That means students, volunteers, college researchers, and others will need to learn to create maps that show who in the village is involved, and who is still not involved.  You can see some examples of event mapping of past Tutor/Mentor Leadership and Networking Conferences, at this link. Many different forms of mapping are highlighted in articles on the Mappingforjustice blog.

Part of the learning that people do will need to include finding ways to map participation .

I've been posting ideas on this blog, on web sites and in printed newsletters since 1994. The tags on the side of this blog are shown in this graphic, and in articles like this,  in an effort to help people navigate through this vast web of information and ideas.

If you share this commitment, please share this and other ideas shared on this blog and my Tutor/Mentor Institute, LLC web site.  Help build the village in every part of the country.

Thanks for reading.

Please connect with me on Twitter, Facebook, Instagram and LinkedIn.  

If you value the ideas I'm sharing, please visit this page and send a small contribution. 

Saturday, September 24, 2022

Areas with concentrated poverty

Below is a map showing cities in the USA with neighborhoods of concentrated poverty. It's from a new BrookingsMetro report.  I point to it in this article on the MappingforJustice blog. 

Another graphic in the article focuses on 12 cities, including Chicago, showing areas of  high poverty.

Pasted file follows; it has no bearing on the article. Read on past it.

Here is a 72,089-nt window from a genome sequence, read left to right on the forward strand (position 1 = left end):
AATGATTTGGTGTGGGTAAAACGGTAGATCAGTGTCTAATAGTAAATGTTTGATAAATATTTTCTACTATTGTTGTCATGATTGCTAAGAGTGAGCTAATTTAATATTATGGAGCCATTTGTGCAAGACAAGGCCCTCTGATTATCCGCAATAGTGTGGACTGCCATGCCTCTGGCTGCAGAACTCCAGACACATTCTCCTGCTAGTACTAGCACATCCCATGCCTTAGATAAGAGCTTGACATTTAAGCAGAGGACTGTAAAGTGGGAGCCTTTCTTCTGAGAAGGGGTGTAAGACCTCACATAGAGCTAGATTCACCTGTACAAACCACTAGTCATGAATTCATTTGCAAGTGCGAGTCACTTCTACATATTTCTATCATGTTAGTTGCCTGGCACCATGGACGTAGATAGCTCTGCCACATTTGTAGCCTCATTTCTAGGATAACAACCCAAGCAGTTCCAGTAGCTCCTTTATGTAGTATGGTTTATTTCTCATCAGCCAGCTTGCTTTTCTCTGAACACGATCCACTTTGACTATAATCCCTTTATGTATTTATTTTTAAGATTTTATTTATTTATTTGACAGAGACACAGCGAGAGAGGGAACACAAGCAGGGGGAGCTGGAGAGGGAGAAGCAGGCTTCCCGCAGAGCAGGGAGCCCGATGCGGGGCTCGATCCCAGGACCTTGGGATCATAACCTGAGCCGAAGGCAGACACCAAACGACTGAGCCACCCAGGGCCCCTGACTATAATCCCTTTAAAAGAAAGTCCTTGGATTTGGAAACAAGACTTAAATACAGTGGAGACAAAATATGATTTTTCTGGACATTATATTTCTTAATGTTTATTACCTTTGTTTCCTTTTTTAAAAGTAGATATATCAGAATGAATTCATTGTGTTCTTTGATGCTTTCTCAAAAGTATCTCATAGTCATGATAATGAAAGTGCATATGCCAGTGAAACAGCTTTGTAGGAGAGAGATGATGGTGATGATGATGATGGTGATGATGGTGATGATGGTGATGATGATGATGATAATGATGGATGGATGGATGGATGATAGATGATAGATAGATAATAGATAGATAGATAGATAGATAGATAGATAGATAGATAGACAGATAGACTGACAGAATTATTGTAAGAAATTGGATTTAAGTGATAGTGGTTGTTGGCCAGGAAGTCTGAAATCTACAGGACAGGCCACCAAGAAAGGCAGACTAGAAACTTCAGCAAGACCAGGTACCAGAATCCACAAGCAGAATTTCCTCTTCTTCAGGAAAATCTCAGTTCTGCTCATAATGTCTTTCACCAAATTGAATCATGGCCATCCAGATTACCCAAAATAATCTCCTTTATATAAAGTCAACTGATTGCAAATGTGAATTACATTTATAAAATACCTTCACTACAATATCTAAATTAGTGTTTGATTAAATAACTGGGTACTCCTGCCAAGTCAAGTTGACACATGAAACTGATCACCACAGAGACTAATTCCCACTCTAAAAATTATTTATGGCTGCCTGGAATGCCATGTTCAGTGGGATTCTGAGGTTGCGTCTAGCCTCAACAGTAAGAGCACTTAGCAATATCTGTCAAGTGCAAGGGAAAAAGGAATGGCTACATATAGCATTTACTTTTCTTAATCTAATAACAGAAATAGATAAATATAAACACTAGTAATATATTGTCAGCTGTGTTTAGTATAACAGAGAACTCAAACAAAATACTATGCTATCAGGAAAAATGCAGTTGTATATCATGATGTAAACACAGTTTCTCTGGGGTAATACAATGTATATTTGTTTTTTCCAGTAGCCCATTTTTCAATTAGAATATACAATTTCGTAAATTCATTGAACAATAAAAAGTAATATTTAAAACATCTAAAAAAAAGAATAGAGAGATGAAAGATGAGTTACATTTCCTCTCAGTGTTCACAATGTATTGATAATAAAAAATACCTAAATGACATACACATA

I started using maps in 1993 when forming the Tutor/Mentor Connection.  With a map a leader can focus attention and resources on every high poverty area within a geographic region.  Without the map a leader can point to a long list of organizations he supports, but still miss most neighborhoods where people need extra  help.

The graphic at the left is myself, at a presentation where I'm showing a 1994 ChicagoTribune article with the headline "City kids at risk".  That map shows the same areas on the West and South sides of Chicago as places with high poverty as do the maps in the 2022 BrookingsMetro report.

The only difference is that there are fewer kids in some of these Chicago neighborhoods now than in 1993 due to thousands of families leaving the city.

Here's one report showing CPS enrollment decline from 431,750 in 1999-2000 to 330,411 in 2021-22.   

That means there still are a lot of kids who could benefit from extra support provided by an organized tutor, mentor and learning program. 

Since 1975 I've been building a library of articles and research showing where poverty is concentrated and why tutor/mentor programs and other forms of support are needed. When we formed the Tutor/Mentor Connection in 1993 we dramatically expanded the library and launched efforts to share that with others in Chicago. When we launched our first website in 1998 we began collecting and sharing information with people throughout the USA and the world.

I use concept maps to show information in the library. The one below shows sections with poverty maps and with articles about race, poverty and inequality.  The 2022 BrookingsMetro report is just one more addition to this list. 

Building public awareness and motivating more people to look at this information, and helping them understand, then apply what they are learning, has been part of the 4-part strategy launched by the T/MC in 1993.  Yet, too few people are doing what's needed.

In this April 2015 article I showed a Chicago SunTimes article from 1993, which bemoans the fact that so little was done in the previous 20 years to reduce poverty in Chicago.